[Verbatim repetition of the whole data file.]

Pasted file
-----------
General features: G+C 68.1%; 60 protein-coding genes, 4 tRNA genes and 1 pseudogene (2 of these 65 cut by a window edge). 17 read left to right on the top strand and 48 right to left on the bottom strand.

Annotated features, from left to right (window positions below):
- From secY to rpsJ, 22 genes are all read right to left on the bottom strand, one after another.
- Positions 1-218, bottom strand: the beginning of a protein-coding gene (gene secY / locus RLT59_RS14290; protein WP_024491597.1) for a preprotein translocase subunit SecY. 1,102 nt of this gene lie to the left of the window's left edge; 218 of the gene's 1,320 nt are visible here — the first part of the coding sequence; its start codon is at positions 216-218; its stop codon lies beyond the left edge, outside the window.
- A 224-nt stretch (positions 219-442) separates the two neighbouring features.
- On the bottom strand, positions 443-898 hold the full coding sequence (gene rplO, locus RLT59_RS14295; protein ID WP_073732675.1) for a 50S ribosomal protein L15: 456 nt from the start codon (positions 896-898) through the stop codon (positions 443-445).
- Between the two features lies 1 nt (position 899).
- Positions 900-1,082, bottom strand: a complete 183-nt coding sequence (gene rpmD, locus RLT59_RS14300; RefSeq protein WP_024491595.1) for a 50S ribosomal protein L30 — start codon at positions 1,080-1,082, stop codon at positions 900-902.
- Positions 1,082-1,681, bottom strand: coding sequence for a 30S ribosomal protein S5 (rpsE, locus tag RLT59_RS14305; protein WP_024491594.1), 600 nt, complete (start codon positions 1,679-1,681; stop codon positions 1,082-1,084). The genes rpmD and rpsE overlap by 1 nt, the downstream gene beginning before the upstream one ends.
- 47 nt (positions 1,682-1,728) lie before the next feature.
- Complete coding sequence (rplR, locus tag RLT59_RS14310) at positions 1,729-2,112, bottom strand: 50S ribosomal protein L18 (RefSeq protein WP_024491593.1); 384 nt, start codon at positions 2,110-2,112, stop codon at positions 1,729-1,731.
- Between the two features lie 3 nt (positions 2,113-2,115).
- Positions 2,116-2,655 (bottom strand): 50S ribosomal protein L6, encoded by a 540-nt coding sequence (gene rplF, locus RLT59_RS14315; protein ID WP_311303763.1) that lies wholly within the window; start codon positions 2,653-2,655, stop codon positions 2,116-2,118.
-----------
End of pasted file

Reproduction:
General features: G+C 68.1%; 60 protein-coding genes, 4 tRNA genes and 1 pseudogene (2 of these 65 cut by a window edge). 17 read left to right on the top strand and 48 right to left on the bottom strand.

Annotated features, from left to right (window positions below):
- From secY to rpsJ, 22 genes are all read right to left on the bottom strand, one after another.
- Positions 1-218, bottom strand: the beginning of a protein-coding gene (gene secY / locus RLT59_RS14290; protein WP_024491597.1) for a preprotein translocase subunit SecY. 1,102 nt of this gene lie to the left of the window's left edge; 218 of the gene's 1,320 nt are visible here — the first part of the coding sequence; its start codon is at positions 216-218; its stop codon lies beyond the left edge, outside the window.
- A 224-nt stretch (positions 219-442) separates the two neighbouring features.
- On the bottom strand, positions 443-898 hold the full coding sequence (gene rplO, locus RLT59_RS14295; protein ID WP_073732675.1) for a 50S ribosomal protein L15: 456 nt from the start codon (positions 896-898) through the stop codon (positions 443-445).
- Between the two features lies 1 nt (position 899).
- Positions 900-1,082, bottom strand: a complete 183-nt coding sequence (gene rpmD, locus RLT59_RS14300; RefSeq protein WP_024491595.1) for a 50S ribosomal protein L30 — start codon at positions 1,080-1,082, stop codon at positions 900-902.
- Positions 1,082-1,681, bottom strand: coding sequence for a 30S ribosomal protein S5 (rpsE, locus tag RLT59_RS14305; protein WP_024491594.1), 600 nt, complete (start codon positions 1,679-1,681; stop codon positions 1,082-1,084). The genes rpmD and rpsE overlap by 1 nt, the downstream gene beginning before the upstream one ends.
- 47 nt (positions 1,682-1,728) lie before the next feature.
- Complete coding sequence (rplR, locus tag RLT59_RS14310) at positions 1,729-2,112, bottom strand: 50S ribosomal protein L18 (RefSeq protein WP_024491593.1); 384 nt, start codon at positions 2,110-2,112, stop codon at positions 1,729-1,731.
- Between the two features lie 3 nt (positions 2,113-2,115).
- Positions 2,116-2,655 (bottom strand): 50S ribosomal protein L6, encoded by a 540-nt coding sequence (gene rplF, locus RLT59_RS14315; protein ID WP_311303763.1) that lies wholly within the window; start codon positions 2,653-2,655, stop codon positions 2,116-2,118.